Is anyone else uncomfortable with this? - page 4

I know I should be thankful when a CMT is on my floor and passes my meds for me, but it makes me somewhat uncomfortable and I feel the need to pass the meds myself. I'm just not sure that a CMT will... Read More

  1. by   Gromit
    Still don't know what a CMT is as its referred to here. In MY facility, CMT means Cardiac Monitor Tech -and that should go without saying -they don't pass meds or even have patient contact.
    That said, I do not believe Florida allows for a CMT in the sense that its being referred to on this thread -and in ANY case, its MY patient, MY license, MY responsibility - >I'M< passing the meds. -its really the only way to be sure.
  2. by   sddlnscp
    Gromit, I am not sure either, but I think (and I know, thinking can get you into trouble - hehe) that a CMT is a certified med tech.

    I was actually just discussing this very subject with a friend of mine. Her daughter is starting work at an assisted living facility and she was actually very concerned because they are required to become Q-MAP (sorry, I don't know what that stands for) certified so that they can pass meds. She said the class they take is only a 2-day class and then they take a test at the end of day #2. If they pass this test, they can give Meds. She doesn't have to get a CNA license or anything, just this 2-day course and she can give meds at this assited living. She was very nervous about the idea, and I really was too. She said that she didn't think she would want her parents to be cared for there given the complete lack of education and health care providers in the facility. She says that the care the people receive there is very compassionate, but to her, she was still not comfortable with the lack of education. Anyway, just thought that was interesting and correlated with this thread.
  3. by   CruisingRN
    my mom and i are both nurses, and worked in a prison. i was only prn/per diem, but mom worked part-time.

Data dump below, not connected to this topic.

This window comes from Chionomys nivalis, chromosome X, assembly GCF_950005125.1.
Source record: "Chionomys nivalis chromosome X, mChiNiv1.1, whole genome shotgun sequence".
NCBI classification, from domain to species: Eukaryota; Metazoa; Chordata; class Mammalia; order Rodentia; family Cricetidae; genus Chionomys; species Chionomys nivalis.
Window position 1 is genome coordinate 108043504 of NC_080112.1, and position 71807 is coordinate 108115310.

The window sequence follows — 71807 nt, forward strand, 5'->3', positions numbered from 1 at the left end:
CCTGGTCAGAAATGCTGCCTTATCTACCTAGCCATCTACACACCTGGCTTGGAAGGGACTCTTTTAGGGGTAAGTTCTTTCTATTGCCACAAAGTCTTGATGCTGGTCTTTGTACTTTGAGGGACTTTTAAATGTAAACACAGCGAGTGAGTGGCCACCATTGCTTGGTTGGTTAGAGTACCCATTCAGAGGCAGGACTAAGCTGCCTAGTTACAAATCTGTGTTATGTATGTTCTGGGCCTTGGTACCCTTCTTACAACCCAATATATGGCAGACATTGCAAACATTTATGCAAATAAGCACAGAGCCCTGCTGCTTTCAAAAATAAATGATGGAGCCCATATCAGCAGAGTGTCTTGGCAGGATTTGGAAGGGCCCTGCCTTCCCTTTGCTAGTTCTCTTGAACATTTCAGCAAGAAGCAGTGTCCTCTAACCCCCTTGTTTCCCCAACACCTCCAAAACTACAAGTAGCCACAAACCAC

they decided about 2 years ago they would get rid of all the lpns and replace them with these 'certified med techs'

    it was a bit to-do. all the nurses (rn/lpn) were very upset.

    although the lpns in the facility were primarily responsible for giving medications, they were a much more integral part of the team than a med tech could ever be, and could function in other roles aside from medication administration.

    the lpns assisted with sick call, emergencies, first aide, etc.; how could they justify replacing a trained nurse with a med tech?

    that was the part they did not take into consideration.
    on any given night when mom worked, there would be either 3 or 4 nurses to staff a unit responsible for a population of about 1500 inmates.

    when mom found out they were doing this she quit, and i didn't blame her at all. i myself never did anymore shifts there either.

    the way she looked at it was, how on earth could you expect 1 nurse to deal with an emergency situation, with no back-up or support from another nurse? (there was a satellite unit about a mile away, so 1 nurse always went there and might not be available, so the rn would be left with only a med tech!)

    she felt it was a risk to her license, and that is why she quit. it's a shame too, because we both liked the job.

    you will see this sort of thing happening more and more... untrained people performing tasks that were always a part of the nurses' duties.


    it kind of takes us to the adn / bsn debate a bit... if we require all nurse to have bsns, we are making the pool of nurses even smaller than it already is. this gives the powers that be the opportunity to create new postions to take the place of a nurse.


    so, instead of a trained rn caring for patients, you will see more and more 'techs' than there already are.


    sometimes nurses are our own worst enemy. be careful what you wish for, because sometimes you really get it!


    i am definitely not opposed to having a bsn; i actually went back to school a few years ago to start the process and found that what i was learning had absolutely nothing to do with how good of a nurse i am.
    i chose to stop pursuing my bsn after i found another career that i enjoy immensely. i enjoy traveling, so became a travel agent part-time. it give a nice balance to my life.


    i don't need a bsn to show how good of a nurse i am.
    i am a great nurse; competent and skilled.
    fortunately i will be grandfathered in with my aas degree if it becomes a requirement.


    if they weren't grandfathering, it would be such a loss to not have me as a nurse. i'm sure there are many other excellent nurses out there who can't go back to school for their bsn; it will be a crime to see any of them lose their licenses.


    i think nursing leaders need to re-think their postion.

    who would you rather supervise or have care for your loved one... a patient care tech??? or a registered nurse?


    you know my answer!

    amanda dieterich, rn
  4. by   Gromit